Q&A with Former Postmaster General, Patrick Donahoe: Insights into the Postal Task Force Report
We recently sat down with former Postmaster General and current SG360° board member, Patrick Donahoe, to get his thoughts on the U.S. Department of Treasury’s recently released task force report United States Postal System: A Sustainable Path Forward.
Q. As the former Postmaster General, what are your overall thoughts regarding the Task Force’s report?
A. The fact that a Task Force was appointed by the President is a very positive move. It potentially signals to Congress that the Executive Branch is interested in pursuing legislation to address many of the problems the Postal Service faces. Most of the issues identified by the Task Force can only be resolved via legislation. There are a few actions that can be addressed through administrative means, but a long-term fix requires legislation.
The other positive point that can be derived from the Task Force activity is the recognition of the value of the Postal Service, both as an economic and social force in the United States. Our US Postal Service is second to none in the world and serves at the hub of an equally important mailing and shipping industry. The value stream generated by the industry is a powerful force in the economy and the postal network is critical for continued growth in the e-commerce market.
Q. What in particular stood out to you?
A. Several issues stood out in the Task Force report. I think the discussion around universal service was interesting. From a postal point of view, we always looked at universal service in terms of universal service at a universal price. Even though there is a substantial cost to maintaining the universal service network, I always felt, and still do today, that it is the defining strategic advantage that the Postal Service possesses. The ability to reach everyone in the country with a defined, time sensitive network cannot be replicated by anyone within a reasonable cost. The Task Force opens the discussion around a product-centric universal service definition. I think this approach warrants further examination and could help define which products remain in the market dominant realm versus competitive. I think retaining the network requirements are critically important.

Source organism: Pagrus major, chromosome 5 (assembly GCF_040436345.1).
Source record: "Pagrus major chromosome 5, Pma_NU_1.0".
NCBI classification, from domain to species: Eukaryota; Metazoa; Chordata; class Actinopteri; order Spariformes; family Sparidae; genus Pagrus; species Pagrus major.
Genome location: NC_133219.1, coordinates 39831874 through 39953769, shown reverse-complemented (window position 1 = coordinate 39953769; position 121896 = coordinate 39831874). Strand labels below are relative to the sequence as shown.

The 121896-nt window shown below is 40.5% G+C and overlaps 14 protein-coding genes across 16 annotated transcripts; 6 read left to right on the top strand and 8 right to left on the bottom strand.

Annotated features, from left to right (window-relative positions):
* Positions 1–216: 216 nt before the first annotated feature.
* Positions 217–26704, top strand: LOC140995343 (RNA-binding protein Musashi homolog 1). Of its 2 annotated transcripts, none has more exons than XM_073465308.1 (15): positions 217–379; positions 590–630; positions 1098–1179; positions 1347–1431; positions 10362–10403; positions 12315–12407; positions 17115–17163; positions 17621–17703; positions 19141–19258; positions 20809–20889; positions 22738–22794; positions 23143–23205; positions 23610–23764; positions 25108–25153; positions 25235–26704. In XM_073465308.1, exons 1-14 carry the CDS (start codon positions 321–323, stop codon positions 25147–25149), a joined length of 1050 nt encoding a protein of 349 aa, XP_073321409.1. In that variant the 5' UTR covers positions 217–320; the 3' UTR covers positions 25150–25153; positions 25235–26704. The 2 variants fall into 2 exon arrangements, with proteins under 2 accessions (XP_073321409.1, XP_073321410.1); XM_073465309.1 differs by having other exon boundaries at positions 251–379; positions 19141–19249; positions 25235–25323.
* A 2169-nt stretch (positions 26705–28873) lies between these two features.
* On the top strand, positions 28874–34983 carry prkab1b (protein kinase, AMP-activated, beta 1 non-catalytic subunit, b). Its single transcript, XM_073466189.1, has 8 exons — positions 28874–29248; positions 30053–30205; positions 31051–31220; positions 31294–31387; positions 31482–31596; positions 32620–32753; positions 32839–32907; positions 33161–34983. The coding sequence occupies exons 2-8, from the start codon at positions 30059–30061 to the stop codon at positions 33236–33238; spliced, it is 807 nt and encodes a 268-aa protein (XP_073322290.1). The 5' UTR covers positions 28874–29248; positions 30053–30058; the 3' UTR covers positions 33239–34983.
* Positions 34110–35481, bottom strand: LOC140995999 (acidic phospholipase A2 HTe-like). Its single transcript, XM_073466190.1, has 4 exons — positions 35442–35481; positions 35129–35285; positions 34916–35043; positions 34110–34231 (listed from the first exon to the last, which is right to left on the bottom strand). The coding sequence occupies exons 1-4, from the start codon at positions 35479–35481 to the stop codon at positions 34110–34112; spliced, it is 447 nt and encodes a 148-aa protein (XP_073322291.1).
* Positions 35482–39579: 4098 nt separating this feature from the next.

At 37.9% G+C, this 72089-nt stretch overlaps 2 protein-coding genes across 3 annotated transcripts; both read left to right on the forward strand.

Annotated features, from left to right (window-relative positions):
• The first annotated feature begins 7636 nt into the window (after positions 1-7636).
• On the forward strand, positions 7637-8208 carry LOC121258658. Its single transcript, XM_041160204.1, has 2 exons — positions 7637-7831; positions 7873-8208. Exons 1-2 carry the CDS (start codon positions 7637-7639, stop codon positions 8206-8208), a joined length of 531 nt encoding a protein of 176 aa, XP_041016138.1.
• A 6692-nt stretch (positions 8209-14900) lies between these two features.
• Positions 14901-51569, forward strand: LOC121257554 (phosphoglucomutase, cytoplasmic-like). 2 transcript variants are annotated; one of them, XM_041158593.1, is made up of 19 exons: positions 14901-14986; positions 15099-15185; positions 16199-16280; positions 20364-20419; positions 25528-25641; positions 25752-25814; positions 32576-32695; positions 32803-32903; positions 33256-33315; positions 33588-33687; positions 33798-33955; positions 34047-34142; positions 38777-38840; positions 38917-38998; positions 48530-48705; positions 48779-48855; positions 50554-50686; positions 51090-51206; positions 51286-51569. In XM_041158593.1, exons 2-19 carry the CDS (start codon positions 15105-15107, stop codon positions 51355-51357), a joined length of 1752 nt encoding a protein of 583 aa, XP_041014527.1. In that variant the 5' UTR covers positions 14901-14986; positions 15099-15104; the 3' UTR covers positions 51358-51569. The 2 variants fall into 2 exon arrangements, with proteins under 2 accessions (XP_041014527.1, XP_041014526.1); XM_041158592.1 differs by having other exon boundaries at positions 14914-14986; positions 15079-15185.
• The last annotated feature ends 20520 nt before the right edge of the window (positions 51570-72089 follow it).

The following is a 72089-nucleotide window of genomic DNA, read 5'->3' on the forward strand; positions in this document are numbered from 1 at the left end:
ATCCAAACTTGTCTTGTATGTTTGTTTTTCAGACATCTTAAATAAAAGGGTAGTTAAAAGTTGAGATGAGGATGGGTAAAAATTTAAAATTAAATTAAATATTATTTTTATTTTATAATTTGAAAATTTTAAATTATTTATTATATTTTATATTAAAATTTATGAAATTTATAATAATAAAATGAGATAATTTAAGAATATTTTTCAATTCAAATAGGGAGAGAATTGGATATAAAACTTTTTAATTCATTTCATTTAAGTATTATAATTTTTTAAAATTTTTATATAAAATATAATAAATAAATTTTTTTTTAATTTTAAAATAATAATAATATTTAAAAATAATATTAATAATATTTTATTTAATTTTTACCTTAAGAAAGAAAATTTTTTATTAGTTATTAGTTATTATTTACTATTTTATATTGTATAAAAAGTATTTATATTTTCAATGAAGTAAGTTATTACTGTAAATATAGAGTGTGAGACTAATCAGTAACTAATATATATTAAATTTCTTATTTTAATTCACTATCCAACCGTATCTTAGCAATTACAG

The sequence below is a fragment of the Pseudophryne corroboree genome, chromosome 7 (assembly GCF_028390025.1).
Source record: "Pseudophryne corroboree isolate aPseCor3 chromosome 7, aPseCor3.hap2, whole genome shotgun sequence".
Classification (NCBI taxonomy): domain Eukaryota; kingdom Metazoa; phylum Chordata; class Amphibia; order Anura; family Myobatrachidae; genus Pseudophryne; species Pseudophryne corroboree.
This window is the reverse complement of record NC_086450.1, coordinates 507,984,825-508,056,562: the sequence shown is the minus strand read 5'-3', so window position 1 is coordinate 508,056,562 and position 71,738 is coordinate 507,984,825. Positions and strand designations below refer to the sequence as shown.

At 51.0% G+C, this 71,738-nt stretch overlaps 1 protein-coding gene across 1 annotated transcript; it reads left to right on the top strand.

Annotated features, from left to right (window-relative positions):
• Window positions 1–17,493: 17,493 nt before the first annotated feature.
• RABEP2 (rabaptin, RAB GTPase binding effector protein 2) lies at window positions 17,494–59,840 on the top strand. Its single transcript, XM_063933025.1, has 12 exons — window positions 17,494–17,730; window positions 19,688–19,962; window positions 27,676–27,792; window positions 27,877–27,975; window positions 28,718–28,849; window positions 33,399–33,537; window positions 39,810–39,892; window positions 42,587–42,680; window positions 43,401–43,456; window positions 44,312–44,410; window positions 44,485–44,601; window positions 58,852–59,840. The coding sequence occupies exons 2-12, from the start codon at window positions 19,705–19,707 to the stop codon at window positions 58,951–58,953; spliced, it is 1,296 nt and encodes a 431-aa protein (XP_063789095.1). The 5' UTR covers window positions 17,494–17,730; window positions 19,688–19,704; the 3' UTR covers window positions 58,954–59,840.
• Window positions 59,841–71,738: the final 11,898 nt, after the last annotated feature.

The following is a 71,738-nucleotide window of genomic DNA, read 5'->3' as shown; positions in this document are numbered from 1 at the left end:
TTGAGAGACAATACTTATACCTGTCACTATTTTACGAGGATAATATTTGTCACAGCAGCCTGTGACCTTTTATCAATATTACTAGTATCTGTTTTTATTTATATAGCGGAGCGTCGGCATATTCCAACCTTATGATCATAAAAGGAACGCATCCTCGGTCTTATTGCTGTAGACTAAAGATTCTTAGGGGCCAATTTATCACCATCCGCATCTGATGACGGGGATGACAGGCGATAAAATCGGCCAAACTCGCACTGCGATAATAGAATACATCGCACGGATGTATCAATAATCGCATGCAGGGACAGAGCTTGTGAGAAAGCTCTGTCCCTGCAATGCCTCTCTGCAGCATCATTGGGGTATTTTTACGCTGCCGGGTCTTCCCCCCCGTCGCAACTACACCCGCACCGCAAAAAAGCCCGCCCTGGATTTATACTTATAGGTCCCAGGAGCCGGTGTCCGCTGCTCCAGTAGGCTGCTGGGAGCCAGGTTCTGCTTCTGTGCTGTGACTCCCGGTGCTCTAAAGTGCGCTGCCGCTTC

I was disappointed that the retiree health benefits (RHB) issue was not discussed in more detail. Referring to it as a taxpayer issue does not address the issue with the importance that it requires. Any legislative decision requires that RHB be resolved in order to address both balance sheet and income statement problems for both the short and long term. It should have been discussed in more depth by the Task Force.
Finally, I was disappointed in the discussion of revoking collective bargaining rights by the unions. The unions stepped up and helped to address long term labor costs when the Postal Service faced serious financial difficulties in the 2010-11 time frame. This issue would also be a nonstarter in legislative discussions.